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Steve Herberman, Hristo Vitchev, Rick Stone and Harvey Valdes

Dom Minasi By

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A: Wow, I'm not even sure how to answer that one. For me, being any other kind of musician isn't even conceivable at this point. I think it was a gradual thing, but the more I played this music, the more I wanted to. Then I'd go do another kind of gig and it was "just work" (a paycheck). When I'm playing jazz, it's a kind of euphoria. I simply don't feel the same level of joy in playing other styles of music. I'm not sure at what point this occurred because I did enjoy playing other styles when I was younger, but they don't really appeal to me any more. I don't know if that will change, but that's what it's been for the last 35 years.

Q: Where do you think jazz is headed?

A: That's a tough one. Nowadays there's so much competition from social media, YouTube, etc. that it's difficult to get people to come out to concerts or purchase recordings in a number that can make these things sustainable. On the one hand we have instant access to so much music and information. But the flip side of that is that we don't have time to dive as deep into any of it. On the bright side; a week ago I attended the final concert of the Wes Montgomery Jazz Guitar Competition and the young guitarists performing were simply brilliant and certainly at a technical level much higher than anything I remember hearing from any of the guitarists their age (including myself) when I first came to New York. And of course, this is just the tip of a very large iceberg. But where are all these great players going to perform and who is going to be their audience? Here in New York you can hang at places like Smalls and Mezzrow, and see that there's still a vital scene of young musicians who want to play and listen to this. But for jazz to really survive and thrive the 21st Century, we need venues like this in every city.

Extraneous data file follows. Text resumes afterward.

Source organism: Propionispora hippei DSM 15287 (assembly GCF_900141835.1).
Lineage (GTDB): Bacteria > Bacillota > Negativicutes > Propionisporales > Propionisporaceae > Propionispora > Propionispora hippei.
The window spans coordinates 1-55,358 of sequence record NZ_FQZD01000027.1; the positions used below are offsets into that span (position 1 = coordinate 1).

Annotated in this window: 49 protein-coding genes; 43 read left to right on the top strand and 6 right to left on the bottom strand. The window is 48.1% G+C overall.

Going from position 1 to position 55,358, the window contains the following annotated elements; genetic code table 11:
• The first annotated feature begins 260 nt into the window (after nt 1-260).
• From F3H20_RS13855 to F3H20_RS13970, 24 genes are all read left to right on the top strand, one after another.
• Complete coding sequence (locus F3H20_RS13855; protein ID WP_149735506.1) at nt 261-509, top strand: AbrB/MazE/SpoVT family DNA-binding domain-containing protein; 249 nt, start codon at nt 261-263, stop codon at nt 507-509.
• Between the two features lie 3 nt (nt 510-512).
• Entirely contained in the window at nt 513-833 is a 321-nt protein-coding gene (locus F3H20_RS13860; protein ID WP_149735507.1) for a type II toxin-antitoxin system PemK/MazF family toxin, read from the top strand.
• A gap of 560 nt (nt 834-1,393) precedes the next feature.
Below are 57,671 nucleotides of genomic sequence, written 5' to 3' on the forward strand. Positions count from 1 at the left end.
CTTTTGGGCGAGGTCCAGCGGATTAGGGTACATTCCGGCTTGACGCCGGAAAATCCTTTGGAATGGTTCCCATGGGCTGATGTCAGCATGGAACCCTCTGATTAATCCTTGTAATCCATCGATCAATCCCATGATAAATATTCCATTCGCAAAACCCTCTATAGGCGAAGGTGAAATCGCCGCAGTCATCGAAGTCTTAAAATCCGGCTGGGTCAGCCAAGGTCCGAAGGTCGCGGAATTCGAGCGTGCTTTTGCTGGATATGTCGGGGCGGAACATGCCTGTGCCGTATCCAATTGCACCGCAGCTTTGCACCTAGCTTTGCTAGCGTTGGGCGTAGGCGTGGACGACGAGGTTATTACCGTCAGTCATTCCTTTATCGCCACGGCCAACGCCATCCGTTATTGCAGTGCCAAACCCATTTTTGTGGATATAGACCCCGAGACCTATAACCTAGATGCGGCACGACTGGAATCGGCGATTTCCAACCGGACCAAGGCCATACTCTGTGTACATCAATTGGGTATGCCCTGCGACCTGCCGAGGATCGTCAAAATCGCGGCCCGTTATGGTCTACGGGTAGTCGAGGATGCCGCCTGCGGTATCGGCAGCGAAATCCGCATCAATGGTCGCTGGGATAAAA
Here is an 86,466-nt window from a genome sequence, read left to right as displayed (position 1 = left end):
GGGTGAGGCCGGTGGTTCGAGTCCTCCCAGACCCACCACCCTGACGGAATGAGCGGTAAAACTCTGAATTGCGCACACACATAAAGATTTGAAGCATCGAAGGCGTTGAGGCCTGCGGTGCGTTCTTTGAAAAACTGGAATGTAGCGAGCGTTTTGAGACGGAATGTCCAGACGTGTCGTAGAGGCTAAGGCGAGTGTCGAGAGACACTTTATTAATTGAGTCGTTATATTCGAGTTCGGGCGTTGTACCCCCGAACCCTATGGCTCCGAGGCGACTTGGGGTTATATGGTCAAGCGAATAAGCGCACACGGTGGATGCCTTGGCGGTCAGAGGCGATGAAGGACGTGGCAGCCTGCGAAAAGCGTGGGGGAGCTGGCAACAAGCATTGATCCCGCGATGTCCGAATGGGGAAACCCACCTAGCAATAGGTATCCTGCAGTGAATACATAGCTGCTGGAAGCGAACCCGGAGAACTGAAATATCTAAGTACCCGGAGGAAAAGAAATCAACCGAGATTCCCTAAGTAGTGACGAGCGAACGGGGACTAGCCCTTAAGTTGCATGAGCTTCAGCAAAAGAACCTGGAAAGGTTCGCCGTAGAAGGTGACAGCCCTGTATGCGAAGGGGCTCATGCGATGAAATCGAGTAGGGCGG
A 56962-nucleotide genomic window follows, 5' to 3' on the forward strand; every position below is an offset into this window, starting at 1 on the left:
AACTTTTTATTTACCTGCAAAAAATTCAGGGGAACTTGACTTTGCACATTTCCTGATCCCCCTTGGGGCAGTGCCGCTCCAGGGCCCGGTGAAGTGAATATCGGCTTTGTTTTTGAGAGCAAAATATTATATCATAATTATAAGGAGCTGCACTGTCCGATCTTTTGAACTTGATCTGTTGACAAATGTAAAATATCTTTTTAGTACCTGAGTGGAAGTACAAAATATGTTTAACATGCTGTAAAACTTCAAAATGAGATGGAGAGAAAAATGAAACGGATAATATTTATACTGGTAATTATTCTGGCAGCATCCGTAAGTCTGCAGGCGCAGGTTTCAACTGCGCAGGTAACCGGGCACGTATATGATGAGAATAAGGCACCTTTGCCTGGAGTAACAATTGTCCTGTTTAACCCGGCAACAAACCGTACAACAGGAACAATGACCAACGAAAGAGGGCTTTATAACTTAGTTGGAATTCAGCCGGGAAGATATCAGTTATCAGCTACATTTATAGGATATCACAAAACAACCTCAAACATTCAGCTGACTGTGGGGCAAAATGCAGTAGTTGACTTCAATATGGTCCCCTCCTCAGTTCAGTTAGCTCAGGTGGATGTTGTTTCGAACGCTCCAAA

Meet Hristo Vitchev

Some years ago when I had my own record label, Hristo's manager sent me an email about him in hopes that I would sign Hristo to a contract. Graciously explaining it was strictly a label for my wife's recordings and mine, I thought that would be it, but Hristov wanted me to hear him, so he sent me his CD. I was immediately impressed by his playing and command of the instrument and I wanted to know more about him. Through the years we have remained in touch and his output of work is impressive. Born in Sofia, Bulgaria in 1980, this 35-year old jazzer now resides in the San Francisco Bay area. He is a graduate with a BA in improvised studies at San Jose State University. Not only is Hristo a great player he's an educator, author and composer. Receiving numerous awards and critical praise, Hristo Vitchev is jazz guitarist on the verge. Hopefully this little push will help.

Q: How long have you played the guitar?

A: I have played guitar for about 23 years, ten of which, I've spent playing jazz. My first exposure to the instrument was in the rock, heavy metal, and progressive styles. Little by little my ears kept evolving and searching for new colors, textures, and sonic palettes.

Q: Who are your major influences?

A: I have to say that some of my major influences are Pat Metheny, Ravel, Claude Debussy, Keith Jarrett, E.S.T, Tord Gustavsen, and Gary Burton.

Q: Why jazz?

A: Jazz to me was one of the most inviting, liberating, exciting, and interesting styles of music. The liberty in communication, the depth, dimension, and musical dialogue that is possible within the jazz idiom and sensibility for me is the most attractive of all musical styles. It is a musical world that allows the complete, honest, and sincere discovery of yourself as an artist and person, and its ever-evolving personality and character are the driving force that fuels every artistic creation!

Q: Where do you think jazz is headed?

A: I think jazz is simply moving forward. For some people it may be a good or bad thing. Jazz is constantly evolving, progressing, assimilating with it new traditions, cultures, sounds, forms of expression and delivery, and most of all, truly reflecting the state, emotions, and feelings of the society we have created for ourselves. To me, jazz is a concept, an approach, and a way of thinking. It has surpassed the boundaries of a musical style.

At some point in the near future Hristo will become a household name. When he does, remember you heard it here first.



Meet Harvey Valdes

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